Talk:Vincent van Gogh

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Wikiquote no longer allows unsourced quotations, and they are in process of being removed from our pages (see Wikiquote:Limits on quotations); but if you can provide a reliable and precise source for any quote on this list please move it to Vincent van Gogh. --Antiquary 19:38, 11 March 2009 (UTC)

  • After all I find in my work an echo of what struck me. I see that nature has told me something, has spoken to me, and that I have put it down in shorthand. In my shorthand there may be words that cannot be deciphered. There may be mistakes or gaps, but there is something in it of what wood or beech or figure has told me, and it is not a tame or conventional language, that proceeds not from nature itself but from a studied manner or a system.
  • By working hard, old man, I hope to make something good one day. I haven't yet, but I am pursuing it and fighting for it.
  • Do not quench your inspiration and your imagination; do not become the slave of your model.
  • Even the knowledge of my own fallibility cannot keep me from making mistakes. Only when I fall do I get up again.
  • Happiness... it lies in the joy of achievement, in the thrill of creative effort.
  • How can I be useful, of what service can I be? There is something inside me, what can it be?
  • How rich art is; if one can only remember what one has seen, one is never without food for thought or truly lonely, never alone.
  • I always think that the best way to know God is to love many things.
  • I am not an adventurer by choice but by fate.
  • I believe that it may happen that one will succeed, and one must not begin to despair, even though defeated here and there; and even though one sometimes feels a kind of decay, though things go differently from the expected, it is necessary to take heart again and new courage. For the great things are not done by impulse, but by a series of small things brought together. And great things are not something accidental, but must certainly be willed. What is drawing? How does one learn it? It is working through an invisible iron wall that seems to stand between what one feels and what one can do.
  • I can't change the fact that my paintings don't sell. But the time will come when people will recognize that they are worth more than the value of the paints used in the picture.
  • I can't work without a model. I won't say I turn my back on nature ruthlessly in order to turn a study into a picture, arranging the colors, enlarging and simplifying; but in the matter of form I am too afraid of departing from the possible and the true.
  • I consciously choose the dog's path through life. I shall be poor; I shall be a painter...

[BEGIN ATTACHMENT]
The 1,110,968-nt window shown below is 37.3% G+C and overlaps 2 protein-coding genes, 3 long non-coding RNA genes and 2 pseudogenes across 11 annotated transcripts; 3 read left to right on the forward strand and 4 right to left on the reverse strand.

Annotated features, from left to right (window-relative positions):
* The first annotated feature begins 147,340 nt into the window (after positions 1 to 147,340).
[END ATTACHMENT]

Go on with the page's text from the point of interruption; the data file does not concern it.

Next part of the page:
• I do not intend to spare myself, not to avoid emotions or difficulties. I don't care much whether I live a longer or shorter time… the world concerns me only in so far as I feel a certain debt toward it, because I have walked on this earth for thirty years, and out of gratitude I want to leave some souvenir.
  • I experience a period of frightening clarity in those moments when nature is so beautiful. I am no longer sure of myself, and the paintings appear as in a dream.
  • I have drawn into myself so much that I literally do not see any other people anymore — excepting the peasants with whom I have direct contact, since I paint them.
  • I often think that the night is more alive and more richly colored than the day.
  • I put my heart and my soul into my work, and have lost my mind in the process.
  • I shot myself ... I only hope I haven't botched it.
    • Referring to a suicide attempt
  • I want to do drawings which touch people...In figure or landscape I should wish to express, not sentimental melancholy, but serious sorrow.
  • I wish they would only take me as I am.
  • I'm able to get by very well in life, and also with my work, without beloved God. But I, a suffering human being, can not survive without there being something greater than myself, which for me is my whole life- the creative power... I want to paint men and women with that certain eternal touch- an idea which the sacred halo embodied earlier and which we seek to express today through light and the palpitating movement of our colors...The love between a couple is expressed by the unity of two complementary colors, by their mixture and contrasts, by the secretive vibrations of similar tones; the intelligence of a forehead is portrayed by using a light tone on a dark background; hope by a star and a man's passion by a vibrant sunset.
  • If boyhood and youth are but vanity, must it not be our ambition to become men?
  • If one feels the need of something grand, something infinite, something that makes one feel aware of God, one need not go far to find it. I think that I see something deeper, more infinite, more eternal than the ocean in the expression of the eyes of a little baby when it wakes in the morning and coos or laughs because it sees the sun shining on its cradle.
  • If one is master of one thing and understands one thing well, one has at the same time, insight into and understanding of many things.